Alpha lipoic acid has been beneficial to patients suffering with peripheral neuropathy, a damaging side effect of chemotherapy. Lipoic acid also protects against cell damage as a result of its potent antioxidant effects. Lipoic acid protects a complex called Nuclear Factor kappa-B and prevents it from activating oncogenes. Oncogenes are genes that contribute to dangerous cell proliferation. When these genes are altered by either NF kappa-B or a carcinoen, they cause the cell to become malignant. Lipoic acid can enter the cytosol of cells and protect NF kappa-B from activation by free radical, radiation, or even sunlight.

Alpha lipoic acid may be helpful in other conditions including Liver cirrhosis, hepatitis, heart disease, cataracts, heavy metal toxicity, and support during detoxification. Its role in detoxification is as a chelator (remover) of heavy metals and toxic minerals from the body. Alpha lipoic acid protects the nervous system and may be involved in regenerating the nerves. It is being studied in the treatment of Parkinson’s disease and Alzheimer’s disease. Alpha lipoic acid has been shown to improve antibody response in immunosuppressed animals (Quillin 1998).

Alpha lipoic acid has been shown to prevent oxidative stress in neuronal (nerve) tissue. Lipoic acid helps maintain glutathione levels which are found to be depleted in conditions such as Parkinson’s disease. Examination of current research reveals protective effects of lipoic acid in cerebral ischemia-reperfusion, excitotoxic amino acid brain injury, mitochondrial dysfunction, neuropathy, inborn errors of metabolism, and other causes of acute or chronic damage to brain or neural tissue.

ALA is a potent antioxidant and is used to regenerate glutathione. It offers particular benefits in skin health through preventing glycation (the free radical damage caused by sugar’s toxic effects) causing collagen ‘cross-linking’. When collagen cross-links, it becomes stiff and inflexible, leading to the wrinkling and stiffness of old skin.

Alpha Lipoic Acid (ALA) is a powerful antioxidant that is used throughout the body to neutralise damaging free radicals. Scientists have discovered that teamwork between Alpha Lipoic Acid and Acetyl L Carnitine can increase energy in muscle cells and allow you to lead a more active lifestyle. It is also useful for brain function and memory and may help beat the signs of ageing.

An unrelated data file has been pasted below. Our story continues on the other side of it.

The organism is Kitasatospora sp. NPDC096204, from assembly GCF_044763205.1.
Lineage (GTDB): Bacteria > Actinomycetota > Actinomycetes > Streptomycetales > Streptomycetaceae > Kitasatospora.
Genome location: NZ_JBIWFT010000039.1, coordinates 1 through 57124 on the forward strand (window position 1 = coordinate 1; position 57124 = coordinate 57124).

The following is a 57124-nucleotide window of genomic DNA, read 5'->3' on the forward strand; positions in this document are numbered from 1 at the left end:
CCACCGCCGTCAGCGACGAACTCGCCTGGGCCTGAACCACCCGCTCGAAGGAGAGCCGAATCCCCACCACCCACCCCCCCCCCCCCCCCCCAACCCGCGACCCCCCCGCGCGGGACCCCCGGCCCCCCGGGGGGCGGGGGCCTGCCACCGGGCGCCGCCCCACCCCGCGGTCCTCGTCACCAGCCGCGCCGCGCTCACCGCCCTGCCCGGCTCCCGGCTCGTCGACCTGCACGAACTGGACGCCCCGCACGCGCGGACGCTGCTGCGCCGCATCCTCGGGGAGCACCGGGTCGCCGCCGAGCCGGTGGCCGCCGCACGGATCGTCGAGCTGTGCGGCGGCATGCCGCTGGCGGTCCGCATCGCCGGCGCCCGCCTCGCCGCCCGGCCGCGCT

Alpha Lipoic Acid 250mg Capsules may help to balance blood sugar levels, slow down the signs of ageing, lower cholesterol level and improve cognitive functions of the brain.

Alpha lipoic acid supplementation is very safe. In over 30 years of extensive use and testing in European clinical trials in the treatment of neuropathy, there have been no reported side effects. As a precaution, until further information is available, alpha lipoic acid is not recommended for pregnant women.

Dr. Packer suggests that Alpha Lipoic Acid may compete with Biotin and interfere with its activity in human organism. For this reason, Biotin is recommanded if the daily intake of Alpha Lipoic acid exceeds 200mg.

Potential Applications: Blood sugar regulation, liver cirrhosis, heart disease, cataracts, neuropathy, immunity, retinopathy, skin health and memory.

Contraindications: As a precaution, until further information is known Alpha Lipoic Acid should not be used during pregnancy.

 

– Dr Axe: Alpha Lipoic Acid: Improve Insulin Sensitivity & Fight Diabetes >

– Over a hundred Amazing Abstracts based on Alpha-Lipoic Acid Research >

 

REFERENCES

Berkson, B. 1998, The Alpha Lipoic Acid Breakthrough. Rockilin, CA: Prima Publishing.

Fuchs, J. et al., Studies on lipoate effects on blood redox state in human immunodeficiency virus (HIV 1) replication. Arzeim Forsch 43, 1359-1362,1993.

Golan, R.1995. Optimal Wellness. New York: Ballentine books.

Jacob, S. et al., Enhancement of Glucose Disposal in Patients with Type 2 diabetes by Alpha Lipoic Acid. Arzeim Forsch 45,872-874,1995.

Klip, A. et al.,Glucose Transporters of Muscle Cells in Culture. Molecular Biology of Diabetes. N.J.: Humana Press, 1994.

Murray, M. 1996. Encyclopedia of Nutritional Supplements. Rocklin, Ca: Prima Publishing.

Murray, M. & Pizzorno, J. 1998, Encyclopedia of Natural Medicine. Rocklin, CA: Prima Publishing.

Packer, L. Antioxidant Properties of Lipoic Acid and its Therapeutic Effects in Prevention of Diabetes Complications and Cataracts. Annals NY Acad Sci 738, 257-264, 1994.

http://www.pnas.org/content/99/4/1870.abstract

Packer, L.& Tritschler, H. Alpha Lipoic as a Biological Antioxidant. Free Rad Biol Med 19, 227-250, 1995.

Passwater, R. 1995. Lipoic Acid: The Metabolic Antioxidant.New Canaan, Conneticut: Keats Publishing.

Quillin, P. & N. 1998. Beating Cancer with Nutrition. Tulsa, OK.: Nutrtion Times Press.

Quillin, P. & Reynolds, A. 1988. The La Costa Book of Nutrition. New york: Pharos Books.

Quillin, P. 1989. Healing Nutrients. New York: Random House.

Scott, B. et al., Lipoic and Dihydrolipoic Acids as Antioxidants: A Critical Review. Free Rad Res 20, 119-133, 1994.

Somer, E.1995. The Essential Guide to Vitamins and Minerals. New York: Harper Collins.

Wagh, S. et al., Mode of Action of Lipoic Acid in Diabetes. Journal of Bioscience. 11:59-75 (1987).

© 2016 Slawomir Gromadzki – All Rights Reserved

Share this website to save lives and bring relief to the suffering!